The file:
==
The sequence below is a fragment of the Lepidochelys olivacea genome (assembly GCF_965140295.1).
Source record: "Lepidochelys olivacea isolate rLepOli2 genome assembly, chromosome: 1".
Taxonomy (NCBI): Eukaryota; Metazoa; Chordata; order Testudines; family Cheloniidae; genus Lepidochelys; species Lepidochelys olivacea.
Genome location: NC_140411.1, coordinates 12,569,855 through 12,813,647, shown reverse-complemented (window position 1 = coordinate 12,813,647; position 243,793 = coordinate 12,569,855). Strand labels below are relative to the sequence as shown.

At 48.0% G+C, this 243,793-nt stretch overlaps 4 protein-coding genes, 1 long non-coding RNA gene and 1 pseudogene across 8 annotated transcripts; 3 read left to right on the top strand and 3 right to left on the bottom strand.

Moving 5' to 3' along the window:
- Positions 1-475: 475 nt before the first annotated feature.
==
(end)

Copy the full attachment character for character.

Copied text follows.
The sequence below is a fragment of the Lepidochelys olivacea genome (assembly GCF_965140295.1).
Source record: "Lepidochelys olivacea isolate rLepOli2 genome assembly, chromosome: 1".
Taxonomy (NCBI): Eukaryota; Metazoa; Chordata; order Testudines; family Cheloniidae; genus Lepidochelys; species Lepidochelys olivacea.
Genome location: NC_140411.1, coordinates 12,569,855 through 12,813,647, shown reverse-complemented (window position 1 = coordinate 12,813,647; position 243,793 = coordinate 12,569,855). Strand labels below are relative to the sequence as shown.

At 48.0% G+C, this 243,793-nt stretch overlaps 4 protein-coding genes, 1 long non-coding RNA gene and 1 pseudogene across 8 annotated transcripts; 3 read left to right on the top strand and 3 right to left on the bottom strand.

Moving 5' to 3' along the window:
- Positions 1-475: 475 nt before the first annotated feature.